• The ‘My Space’ card became a ‘My Profile’ icon;
  • ‘Store’ became its own card;
  • Under ‘Online Services” we put cards for Prices, Physiotherapy Sessions, Classes and an Exercise Archive

Use Cases and Scenarios

With the help of Beatriz’s persona, we were able to imagine 15 different scenarios in which our user needed our website and from there we were able to write 3 use cases for 3 chosen scenarios.

User Flow

The use cases helped us see a pattern that we could translate into a user flow. The user’s task was to schedule an appointment and ours was to make our “happy flow”.

At first, we thought that flow would be a patient seamlessly registering on our website. But later we realized that between registration and booking an appointment, the diagnosis/screening we deemed mandatory before access to any appointment represented a gap too big to belong on a happy flow. (Coincidentally, last Friday Ana Marques was a guest speaker at our class and I realized through her amazing prototype that such a wait could be part of a happy flow.)

With that in mind, we decided our happy path would entail a patient logging in and booking a single appointment with their therapist.

Brainstorming

Our flow was decided, so it was time to brainstorm some ideas on features and how the site would look like.

We started by brainstorming really bad ideas. Here are some of my favorites (and the solutions we found):

Not only was it great to unblock, but we also had some good laughs about it.

After that, we did one round of Crazy 8’s with an extra round to clean up our top 3, we voted on our favorites and went straight to concept sketching.

Prototyping

Concept Sketching

We actually mixed a bit of the concept sketching with the wireframing stage. It was also in this stage, with the prototype in mind, we realized that our registration flow, the first “happy flow” I mentioned earlier, wasn’t a “happy flow” and that we should focus on our login flow instead. We just wished we had realized that before putting in the work.

Lo-Fi Prototype

After designing our wireframes on InVision Freehand we started to prototype our first wireframe, so we could test it.

Testing

Useberry

For testing, we were recommended Useberry, since it records the testers’ flows and generates heatmaps based on where the users click.

Our first test was a success without much feedback from Useberry at first sight. We were also able to test personally with some users whose insights were indispensable, for once we were aware of it, we could see a pattern of behavior on the heatmaps we hadn’t seen before that backed up their claims.

Mid-Fi Prototyping

Thanks to the previous testing we were able to implement some changes on our mid-fi prototype that improved our users’ experience and reaction to the flow.

This time, I felt most of the feedback we got from Useberry didn’t really relate to the flow itself, but to our poor wording of the process and what a user could expect of the prototype. We got some valuable insights, nonetheless.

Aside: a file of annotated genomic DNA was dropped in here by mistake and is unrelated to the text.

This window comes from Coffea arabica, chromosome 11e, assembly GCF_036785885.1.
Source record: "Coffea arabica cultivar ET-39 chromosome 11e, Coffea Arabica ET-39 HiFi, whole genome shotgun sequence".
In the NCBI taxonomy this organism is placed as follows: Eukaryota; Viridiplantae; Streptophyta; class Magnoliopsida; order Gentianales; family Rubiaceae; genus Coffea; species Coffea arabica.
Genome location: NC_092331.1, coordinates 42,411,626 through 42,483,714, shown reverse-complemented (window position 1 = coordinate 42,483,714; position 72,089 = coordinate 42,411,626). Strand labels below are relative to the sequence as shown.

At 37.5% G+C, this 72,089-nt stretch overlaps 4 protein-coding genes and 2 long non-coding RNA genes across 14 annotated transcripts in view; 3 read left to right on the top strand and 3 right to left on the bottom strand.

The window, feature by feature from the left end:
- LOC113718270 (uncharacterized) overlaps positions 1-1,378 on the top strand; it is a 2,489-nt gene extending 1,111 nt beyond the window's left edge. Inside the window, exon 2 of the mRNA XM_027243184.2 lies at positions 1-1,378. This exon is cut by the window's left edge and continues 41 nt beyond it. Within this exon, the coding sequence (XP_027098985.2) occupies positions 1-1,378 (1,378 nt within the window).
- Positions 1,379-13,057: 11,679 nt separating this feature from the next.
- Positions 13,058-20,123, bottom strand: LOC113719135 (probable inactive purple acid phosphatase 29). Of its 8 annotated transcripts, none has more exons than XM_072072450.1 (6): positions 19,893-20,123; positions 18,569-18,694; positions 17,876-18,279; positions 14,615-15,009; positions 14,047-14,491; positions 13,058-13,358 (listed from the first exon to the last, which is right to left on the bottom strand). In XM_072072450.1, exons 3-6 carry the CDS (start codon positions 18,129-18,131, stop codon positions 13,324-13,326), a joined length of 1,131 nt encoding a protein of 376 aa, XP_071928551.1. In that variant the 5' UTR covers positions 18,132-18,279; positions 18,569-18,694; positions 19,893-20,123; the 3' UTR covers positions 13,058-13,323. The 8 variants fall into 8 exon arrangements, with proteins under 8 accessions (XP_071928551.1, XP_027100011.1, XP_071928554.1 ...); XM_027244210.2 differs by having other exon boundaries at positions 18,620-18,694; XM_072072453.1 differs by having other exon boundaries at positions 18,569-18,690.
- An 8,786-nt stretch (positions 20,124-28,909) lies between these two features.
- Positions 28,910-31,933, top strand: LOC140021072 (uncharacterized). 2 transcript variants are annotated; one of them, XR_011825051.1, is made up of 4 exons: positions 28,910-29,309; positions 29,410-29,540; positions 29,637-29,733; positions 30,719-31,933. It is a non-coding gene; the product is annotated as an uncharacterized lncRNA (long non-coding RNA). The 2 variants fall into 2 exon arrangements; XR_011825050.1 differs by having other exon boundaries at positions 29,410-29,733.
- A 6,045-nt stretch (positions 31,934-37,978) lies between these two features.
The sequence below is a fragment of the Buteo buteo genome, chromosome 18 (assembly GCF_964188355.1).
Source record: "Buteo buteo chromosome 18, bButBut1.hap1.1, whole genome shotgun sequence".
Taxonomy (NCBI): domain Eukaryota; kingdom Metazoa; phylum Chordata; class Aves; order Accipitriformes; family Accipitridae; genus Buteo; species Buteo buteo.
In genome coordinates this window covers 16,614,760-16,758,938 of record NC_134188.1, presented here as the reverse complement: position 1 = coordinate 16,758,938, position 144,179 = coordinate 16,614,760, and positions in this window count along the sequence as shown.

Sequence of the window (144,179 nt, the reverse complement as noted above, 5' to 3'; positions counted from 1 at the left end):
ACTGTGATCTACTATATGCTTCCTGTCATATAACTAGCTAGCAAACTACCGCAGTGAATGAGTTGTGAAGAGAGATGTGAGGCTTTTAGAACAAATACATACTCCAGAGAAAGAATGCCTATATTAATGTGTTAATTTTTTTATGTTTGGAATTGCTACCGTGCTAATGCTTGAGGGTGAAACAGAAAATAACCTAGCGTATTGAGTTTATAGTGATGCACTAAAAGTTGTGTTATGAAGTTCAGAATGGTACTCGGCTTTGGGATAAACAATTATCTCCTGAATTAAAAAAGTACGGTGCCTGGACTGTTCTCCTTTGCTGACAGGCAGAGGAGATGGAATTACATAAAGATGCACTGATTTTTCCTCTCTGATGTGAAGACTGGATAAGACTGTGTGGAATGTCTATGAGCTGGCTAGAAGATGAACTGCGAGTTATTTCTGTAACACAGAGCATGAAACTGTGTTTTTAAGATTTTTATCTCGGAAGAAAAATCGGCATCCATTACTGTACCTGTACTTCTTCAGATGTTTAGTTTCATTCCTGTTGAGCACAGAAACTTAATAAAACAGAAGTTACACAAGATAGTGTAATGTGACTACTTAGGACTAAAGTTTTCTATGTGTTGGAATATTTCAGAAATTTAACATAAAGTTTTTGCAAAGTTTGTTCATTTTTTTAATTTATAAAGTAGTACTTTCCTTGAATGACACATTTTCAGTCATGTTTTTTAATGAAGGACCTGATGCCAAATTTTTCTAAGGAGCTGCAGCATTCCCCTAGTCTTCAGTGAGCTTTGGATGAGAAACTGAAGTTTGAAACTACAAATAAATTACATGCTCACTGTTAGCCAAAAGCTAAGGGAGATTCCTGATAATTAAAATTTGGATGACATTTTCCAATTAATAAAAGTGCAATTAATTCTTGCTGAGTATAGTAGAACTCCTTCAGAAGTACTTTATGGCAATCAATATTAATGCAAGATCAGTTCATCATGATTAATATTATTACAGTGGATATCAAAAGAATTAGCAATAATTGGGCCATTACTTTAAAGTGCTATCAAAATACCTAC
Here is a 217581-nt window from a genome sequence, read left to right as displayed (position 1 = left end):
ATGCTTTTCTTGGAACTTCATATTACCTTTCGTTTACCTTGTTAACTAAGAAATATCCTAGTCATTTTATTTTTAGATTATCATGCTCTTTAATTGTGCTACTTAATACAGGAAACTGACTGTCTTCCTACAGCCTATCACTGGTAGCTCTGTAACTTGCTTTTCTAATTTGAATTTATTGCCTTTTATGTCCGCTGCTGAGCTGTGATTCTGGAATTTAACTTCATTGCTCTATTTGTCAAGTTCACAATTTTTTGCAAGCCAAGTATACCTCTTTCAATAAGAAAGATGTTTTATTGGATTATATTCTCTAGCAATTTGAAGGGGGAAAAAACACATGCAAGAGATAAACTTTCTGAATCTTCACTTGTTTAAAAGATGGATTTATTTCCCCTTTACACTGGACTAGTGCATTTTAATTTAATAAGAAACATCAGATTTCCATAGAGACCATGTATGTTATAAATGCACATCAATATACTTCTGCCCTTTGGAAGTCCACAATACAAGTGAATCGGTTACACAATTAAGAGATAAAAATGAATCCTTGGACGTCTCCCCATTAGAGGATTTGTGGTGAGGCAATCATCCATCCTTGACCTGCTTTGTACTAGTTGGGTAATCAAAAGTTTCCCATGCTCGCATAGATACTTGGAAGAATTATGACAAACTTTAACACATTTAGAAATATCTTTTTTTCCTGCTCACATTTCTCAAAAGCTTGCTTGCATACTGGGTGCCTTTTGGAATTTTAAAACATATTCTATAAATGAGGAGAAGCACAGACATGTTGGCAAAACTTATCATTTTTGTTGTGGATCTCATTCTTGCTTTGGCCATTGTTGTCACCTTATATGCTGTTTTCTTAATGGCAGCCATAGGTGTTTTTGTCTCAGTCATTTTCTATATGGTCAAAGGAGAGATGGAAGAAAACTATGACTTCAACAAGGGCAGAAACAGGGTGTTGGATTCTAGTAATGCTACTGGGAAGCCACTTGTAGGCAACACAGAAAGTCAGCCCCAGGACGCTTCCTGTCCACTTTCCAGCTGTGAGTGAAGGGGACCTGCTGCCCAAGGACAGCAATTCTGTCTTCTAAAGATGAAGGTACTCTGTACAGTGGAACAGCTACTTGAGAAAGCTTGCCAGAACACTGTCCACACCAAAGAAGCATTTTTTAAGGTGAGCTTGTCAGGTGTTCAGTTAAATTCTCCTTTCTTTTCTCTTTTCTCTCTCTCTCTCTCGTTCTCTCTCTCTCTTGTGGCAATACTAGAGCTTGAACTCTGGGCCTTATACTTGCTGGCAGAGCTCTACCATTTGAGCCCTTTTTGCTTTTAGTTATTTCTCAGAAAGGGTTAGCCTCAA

So here’s what we changed on our prototype through testing:

Illustration by Icons 8
  • We added a label to the “My Profile” icon, so people didn’t have to rely on recall alone to access their profile;
  • We also changed the “Book a Session” button to “Book an Appointment” because we found some users were confused with that;
  • Finally, we improved the scheduling page. Although we felt most the trouble the users were facing on this step was due to them not reading what was on the screen, we still decided to give them some feedback, just so they weren’t frustrated when they clicked the month input box and nothing happened, even though it wasn’t part of the flows.

You can watch a video of our happy flow below, or you can follow this link to go through the whole prototype!

Thinking about the FUTURE!

We were a little sad that some of our ideas were left out, so we decided to mention them anyway! Here are our next steps:

  • Creating an app for the clinic that can diagnose patients through AI and other sensors! WOW!
  • Creating a progress bar where patients can follow their improvement and the improvement of other patients! AMAZING!
  • A Buddy Program for patients to help each other, and for the elderly to be able to get some support with these new technologies. RIGHT ON!
  • A filter system that allows patients to choose their therapist based on gender, availability, and specialty. HOW ARE THEY DOING THIS?!
  • We had to give up on memberships for the time-being, BUT we would love for it to be a main feature of the service. MEDIC! SOMEONE JUST FAINTED!
Illustration by Icons 8

Key takeaways, Blockades, and Conclusions

Most of the week I felt we were taking a long time with everything. But I think most of it was because we had to wait, A LOT. We had to wait for our acquaintances to be available for the interviews, we had to wait to get the testing results, there was a lot of waiting involved. Of course, we tried to fill the time with other tasks we had to accomplish, but if our tasks were sequential, there wasn’t much to do but wait and accept we would turn in at 10pm again.

We also spent a lot of time discussing our options and features and everything, really. We all came from different backgrounds, so we all had very different perspectives to bring to the table. But when we entered the prototyping stage, we realized that all the time spent talking about what we were doing really streamlined our project. We guess that Einstein guy really knew a thing or two about stuff:

If I had an hour to solve a problem I’d spend 55 minutes thinking about the problem and 5 minutes thinking about solutions.

I also realized I don’t really like online testing. I mean, personally speaking, it’s great I don’t have to stress about interviewing people, something I struggle with a lot because I get Nervous™️. But throughout all the testing, I felt the most valuable feedback we got was from the people we talked with while testing, rather than the patterns and follow-up questions alone. I’m not ready to give up online testing, especially because it allows us to reach a broader audience while we’re unable to meet in person and interview, but I’d rather get qualitative data on this one.

Finally, I really enjoyed this week. Yes, it was tough, time-wise, but I felt like the three of us really managed to pull off something great, worked well together, and ended up with something we’re all proud of.

Thank you for reading!

Click here for part 2!